by Chris Dougherty

Safety, Service, Continuous Improvement

Emblazoned on the cards of SEPTA managers is the terse mission statement: Speed, Service, Continuous Improvement -- the last of these three goals bespeaking the perpetually unfinished nature of SEPTA's people moving business. "Continuous improvement" is the bulkier way explaining the state of becoming that the system always seems to be in -- a system always "getting there" or a system "serious about change." But as refurbished stations, brand new Silverliner Vs, a long awaited farecard system and a SEPTA presence on Google Transit slowly rumble into view, it can be said with confidence that some kind of new attitude is permeating the halls of 1234.

To inspect the system with the freedom of an Independence Pass is to experience a great organism that through great effort has become greater than the sum of its seemingly disjointed parts. While most wouldn't care to know it, to ride the system in an afternoon is to experience a bewildering array of predecessor systems knitted deftly together under great duress. I rode on a City-owned Broad Street Subway car into stations from the 1930s, I rode on buses that have navigated the same routes since they were trolley cars operated by the Philadelphia Transportation Company, I rode on trolleys people still call "the Red Arrow", I rode on multiple unit regional rail cars purchased in the 1960s by SEPTA's ancestor agencies, and my rides terminated at great stations (now Transportation Centers in SEPTA parlance) that through massive capital infusions stitch car and bike and bus and rail to the periphery of the city and region.

And as Steve Ives said yesterday, there's more to the popular misconception that SEPTA is the transportation choice of last resort. The SEPTA that I saw was, and is continuing to become, the SEPTA envisioned by the pioneering 1970s chairman James McConnon, "a total transit complex" for all people -- from Yale to jail. I can personally say that some SEPTA managers see transportation as a right and the speedy and safe movement of people on buses, cars, trolleys as a question of social equity. While it has become sport to malign the system, the intransigence of its managers, the feistiness of its unions and the sometimes deplorable condition of its stations -- all of these flaws emanate from the Frankenstein nature of the system's creation and a lack of dedicated funding. Recently, though, SEPTA's management seem to have taken their collective heads out of the foxholes to look farther into the future to plan a system not just for moving people to existing sites but to new places where people want to go. Managers have taken an inheritance and begun to make it their own.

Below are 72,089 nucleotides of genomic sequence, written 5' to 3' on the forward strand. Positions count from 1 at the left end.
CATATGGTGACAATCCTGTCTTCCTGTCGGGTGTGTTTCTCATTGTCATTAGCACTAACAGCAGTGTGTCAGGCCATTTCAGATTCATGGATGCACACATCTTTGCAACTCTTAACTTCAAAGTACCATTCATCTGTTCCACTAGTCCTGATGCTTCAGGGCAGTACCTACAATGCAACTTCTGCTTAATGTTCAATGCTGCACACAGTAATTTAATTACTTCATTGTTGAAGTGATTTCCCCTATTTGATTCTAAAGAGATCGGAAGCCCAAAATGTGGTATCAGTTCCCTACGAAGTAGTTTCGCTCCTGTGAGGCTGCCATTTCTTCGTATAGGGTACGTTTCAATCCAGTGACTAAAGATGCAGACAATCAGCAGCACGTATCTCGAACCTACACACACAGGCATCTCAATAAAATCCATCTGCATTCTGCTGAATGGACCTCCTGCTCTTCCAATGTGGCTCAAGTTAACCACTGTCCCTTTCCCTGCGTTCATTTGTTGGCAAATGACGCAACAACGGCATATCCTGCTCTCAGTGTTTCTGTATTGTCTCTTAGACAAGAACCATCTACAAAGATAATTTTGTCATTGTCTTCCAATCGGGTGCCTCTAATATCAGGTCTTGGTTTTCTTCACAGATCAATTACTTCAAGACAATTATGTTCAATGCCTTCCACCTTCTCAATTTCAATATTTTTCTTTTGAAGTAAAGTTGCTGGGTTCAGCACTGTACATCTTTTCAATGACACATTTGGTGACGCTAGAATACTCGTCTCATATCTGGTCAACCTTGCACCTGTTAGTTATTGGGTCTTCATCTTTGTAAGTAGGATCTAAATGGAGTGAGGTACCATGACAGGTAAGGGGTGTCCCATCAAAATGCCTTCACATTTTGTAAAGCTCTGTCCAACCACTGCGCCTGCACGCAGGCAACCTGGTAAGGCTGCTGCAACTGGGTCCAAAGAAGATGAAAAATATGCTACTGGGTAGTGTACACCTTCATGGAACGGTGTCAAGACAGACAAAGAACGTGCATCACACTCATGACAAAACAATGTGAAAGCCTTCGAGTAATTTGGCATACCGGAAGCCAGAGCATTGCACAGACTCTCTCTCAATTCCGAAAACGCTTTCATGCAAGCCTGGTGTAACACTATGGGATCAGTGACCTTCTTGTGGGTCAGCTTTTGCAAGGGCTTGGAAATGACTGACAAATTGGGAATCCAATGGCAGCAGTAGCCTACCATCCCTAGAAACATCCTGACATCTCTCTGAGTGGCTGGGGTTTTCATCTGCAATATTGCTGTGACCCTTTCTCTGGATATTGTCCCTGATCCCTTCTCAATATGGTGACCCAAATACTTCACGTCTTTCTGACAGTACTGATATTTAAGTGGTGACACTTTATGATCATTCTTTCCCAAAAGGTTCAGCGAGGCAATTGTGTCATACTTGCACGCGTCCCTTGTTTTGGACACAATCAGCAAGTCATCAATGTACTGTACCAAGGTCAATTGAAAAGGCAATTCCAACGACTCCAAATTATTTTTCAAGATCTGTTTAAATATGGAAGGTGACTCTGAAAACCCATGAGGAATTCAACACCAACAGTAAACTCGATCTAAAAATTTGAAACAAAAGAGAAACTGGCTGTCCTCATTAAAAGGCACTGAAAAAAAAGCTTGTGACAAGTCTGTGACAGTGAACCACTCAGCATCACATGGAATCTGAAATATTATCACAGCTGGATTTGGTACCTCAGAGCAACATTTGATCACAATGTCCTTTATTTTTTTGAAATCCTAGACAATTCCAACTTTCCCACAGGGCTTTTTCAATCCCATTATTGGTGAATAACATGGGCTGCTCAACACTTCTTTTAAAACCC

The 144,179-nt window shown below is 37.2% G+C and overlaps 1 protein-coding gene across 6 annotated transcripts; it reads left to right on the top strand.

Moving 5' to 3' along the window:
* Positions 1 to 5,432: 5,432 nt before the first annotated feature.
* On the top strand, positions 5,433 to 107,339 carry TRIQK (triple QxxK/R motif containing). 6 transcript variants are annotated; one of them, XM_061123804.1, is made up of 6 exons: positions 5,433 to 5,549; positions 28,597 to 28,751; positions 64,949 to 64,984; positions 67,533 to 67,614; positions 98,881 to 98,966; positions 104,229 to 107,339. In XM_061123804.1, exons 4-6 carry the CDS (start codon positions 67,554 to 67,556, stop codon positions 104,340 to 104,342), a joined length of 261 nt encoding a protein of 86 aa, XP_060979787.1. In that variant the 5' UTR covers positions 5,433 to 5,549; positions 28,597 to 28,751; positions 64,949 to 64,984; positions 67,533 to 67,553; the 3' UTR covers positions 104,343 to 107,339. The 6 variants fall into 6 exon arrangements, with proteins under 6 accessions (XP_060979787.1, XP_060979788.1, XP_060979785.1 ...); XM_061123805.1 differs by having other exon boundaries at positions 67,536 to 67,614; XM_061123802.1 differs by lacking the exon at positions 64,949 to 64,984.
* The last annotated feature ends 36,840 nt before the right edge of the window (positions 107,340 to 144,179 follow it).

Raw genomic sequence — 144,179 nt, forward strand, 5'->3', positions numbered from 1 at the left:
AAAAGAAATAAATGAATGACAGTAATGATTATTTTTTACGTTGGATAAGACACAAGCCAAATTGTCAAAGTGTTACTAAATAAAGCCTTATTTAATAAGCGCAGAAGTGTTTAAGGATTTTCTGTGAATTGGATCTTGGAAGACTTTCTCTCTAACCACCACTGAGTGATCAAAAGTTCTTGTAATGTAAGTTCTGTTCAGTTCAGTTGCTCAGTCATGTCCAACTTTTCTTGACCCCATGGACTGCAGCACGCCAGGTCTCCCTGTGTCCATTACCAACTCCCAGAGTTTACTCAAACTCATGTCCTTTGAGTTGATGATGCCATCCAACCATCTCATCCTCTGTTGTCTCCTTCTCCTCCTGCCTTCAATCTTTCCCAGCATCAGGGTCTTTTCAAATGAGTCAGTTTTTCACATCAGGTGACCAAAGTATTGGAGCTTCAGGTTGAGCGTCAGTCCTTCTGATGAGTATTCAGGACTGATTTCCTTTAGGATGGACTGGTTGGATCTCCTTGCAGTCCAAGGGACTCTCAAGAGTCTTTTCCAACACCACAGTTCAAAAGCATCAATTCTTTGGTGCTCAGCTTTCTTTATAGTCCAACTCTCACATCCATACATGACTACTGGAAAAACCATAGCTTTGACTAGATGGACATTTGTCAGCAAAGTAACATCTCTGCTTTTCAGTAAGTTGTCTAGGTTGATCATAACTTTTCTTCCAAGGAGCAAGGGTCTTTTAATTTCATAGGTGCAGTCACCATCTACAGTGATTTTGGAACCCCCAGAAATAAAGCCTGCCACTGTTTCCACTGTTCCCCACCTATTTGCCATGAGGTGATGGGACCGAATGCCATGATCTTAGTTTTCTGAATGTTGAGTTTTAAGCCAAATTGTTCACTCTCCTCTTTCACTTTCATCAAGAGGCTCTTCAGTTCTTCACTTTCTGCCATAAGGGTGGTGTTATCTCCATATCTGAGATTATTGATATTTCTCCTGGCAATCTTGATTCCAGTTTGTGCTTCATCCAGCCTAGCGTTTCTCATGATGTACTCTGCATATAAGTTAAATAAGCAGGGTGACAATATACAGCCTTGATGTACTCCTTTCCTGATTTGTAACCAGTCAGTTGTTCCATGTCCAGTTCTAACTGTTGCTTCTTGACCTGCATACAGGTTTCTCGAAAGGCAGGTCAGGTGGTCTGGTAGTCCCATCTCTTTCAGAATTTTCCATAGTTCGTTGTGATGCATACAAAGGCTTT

SEPTA's new responsiveness to the public bodes well -- it should give us all a sense of ownership that this thing is ours to mold and fashion. It should give us an enthusiasm to participate in the great task of moving a city. What follows is a record of one day's participation.


There are 40 photos, 16M in total size, so please just give the page a moment to load.

–Christopher R. Dougherty

For more of Chris' work, please visit his web site, The Necessity For Ruins.